Solar Pillar and Contrails... Oh My!
Western North Carolina has been enjoying some beautiful weather since the rain moved out on Wednesday. Those mostly clear skies set the stage for a beautiful sunset on Thursday evening – with some atmospheric optics to boot!
The image above was shot about 4 minutes after the sun dipped below the mountain last night. The high, thin, wispy clouds painted gold by the setting sun are called cirrus clouds and are made of ice crystals (as opposed to liquid droplets that makes up most other clouds, including the darker clouds to the right). Also visible are at least 10 contrails (short for condensation trails) produced by condensation of water vapor in the exhaust of aircraft jet engines.
The six-sided, plate-like ice crystals that form the cirrus clouds can create some very interesting optical phenomena, depending on how they are aligned within the clouds. In this case – the crystals are aligned horizontally, so that the light from the sun reflects off of the bottom side of the crystal, creating a vertical solar pillar. When the crystals are alligned vertically – we can see sun dogs (see the October 27, 2011 account here).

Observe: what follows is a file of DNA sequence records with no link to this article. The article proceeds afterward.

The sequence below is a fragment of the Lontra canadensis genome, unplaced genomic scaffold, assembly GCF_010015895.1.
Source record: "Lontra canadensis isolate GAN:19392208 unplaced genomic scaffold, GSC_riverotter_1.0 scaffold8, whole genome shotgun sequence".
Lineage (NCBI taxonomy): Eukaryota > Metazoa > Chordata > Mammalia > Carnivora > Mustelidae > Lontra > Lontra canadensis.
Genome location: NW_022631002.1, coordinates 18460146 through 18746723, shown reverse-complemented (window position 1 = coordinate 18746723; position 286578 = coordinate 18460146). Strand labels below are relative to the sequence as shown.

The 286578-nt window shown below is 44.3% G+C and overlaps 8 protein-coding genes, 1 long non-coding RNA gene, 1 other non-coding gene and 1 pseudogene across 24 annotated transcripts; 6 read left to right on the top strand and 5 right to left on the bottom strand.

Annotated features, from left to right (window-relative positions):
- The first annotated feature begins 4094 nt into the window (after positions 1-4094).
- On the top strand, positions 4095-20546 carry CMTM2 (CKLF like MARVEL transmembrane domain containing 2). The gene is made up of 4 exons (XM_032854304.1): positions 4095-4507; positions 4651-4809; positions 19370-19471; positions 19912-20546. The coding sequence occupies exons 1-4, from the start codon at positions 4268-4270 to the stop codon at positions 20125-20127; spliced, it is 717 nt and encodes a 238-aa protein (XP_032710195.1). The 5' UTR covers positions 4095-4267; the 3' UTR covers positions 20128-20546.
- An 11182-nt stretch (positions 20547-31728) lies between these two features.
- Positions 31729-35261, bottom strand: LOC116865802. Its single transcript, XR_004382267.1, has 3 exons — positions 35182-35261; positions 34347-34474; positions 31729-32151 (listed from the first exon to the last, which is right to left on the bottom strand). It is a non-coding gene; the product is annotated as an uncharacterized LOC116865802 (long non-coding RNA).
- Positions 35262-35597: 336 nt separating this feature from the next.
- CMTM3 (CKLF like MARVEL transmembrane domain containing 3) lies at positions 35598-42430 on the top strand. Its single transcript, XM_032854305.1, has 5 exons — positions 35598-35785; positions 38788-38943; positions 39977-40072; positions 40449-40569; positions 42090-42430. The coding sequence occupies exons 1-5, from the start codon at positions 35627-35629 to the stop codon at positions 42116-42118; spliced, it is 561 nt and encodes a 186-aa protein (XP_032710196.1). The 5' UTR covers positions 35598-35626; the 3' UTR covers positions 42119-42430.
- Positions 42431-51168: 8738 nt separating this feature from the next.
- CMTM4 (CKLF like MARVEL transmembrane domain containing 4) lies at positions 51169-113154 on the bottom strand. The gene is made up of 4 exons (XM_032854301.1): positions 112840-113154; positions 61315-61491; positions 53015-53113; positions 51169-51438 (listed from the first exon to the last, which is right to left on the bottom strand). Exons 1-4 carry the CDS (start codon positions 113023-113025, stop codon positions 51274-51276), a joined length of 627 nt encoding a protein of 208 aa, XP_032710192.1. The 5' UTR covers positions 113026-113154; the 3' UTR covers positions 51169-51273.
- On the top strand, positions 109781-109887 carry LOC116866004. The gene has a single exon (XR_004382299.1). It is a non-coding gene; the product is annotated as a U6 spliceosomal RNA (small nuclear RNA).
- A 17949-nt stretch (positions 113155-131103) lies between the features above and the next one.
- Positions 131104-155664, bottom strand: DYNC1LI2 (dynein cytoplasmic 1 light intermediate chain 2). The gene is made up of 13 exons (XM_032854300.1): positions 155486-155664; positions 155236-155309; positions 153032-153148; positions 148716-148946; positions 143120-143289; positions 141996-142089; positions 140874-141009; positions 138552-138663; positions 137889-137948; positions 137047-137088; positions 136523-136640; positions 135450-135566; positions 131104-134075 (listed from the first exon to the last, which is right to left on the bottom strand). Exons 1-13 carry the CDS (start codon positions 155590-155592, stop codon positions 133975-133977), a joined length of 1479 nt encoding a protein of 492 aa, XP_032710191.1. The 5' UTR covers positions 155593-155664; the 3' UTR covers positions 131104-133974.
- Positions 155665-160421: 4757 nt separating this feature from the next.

Are you interested in learning about severe weather? Join us on Saturday, June 2nd for a FREE Severe Weather Workshop. The Institute is hosting Basic and Advanced Skywarn severe weather spotter training by the National Weather Service from 9:30 am – 2:30 pm on the A-B Tech Asheville campus. While the event is offered free of charge, we are asking participants to pre-register by May 31st. For more information, visit the Institute’s website here. I do hope you’ll join us for this great opportunity!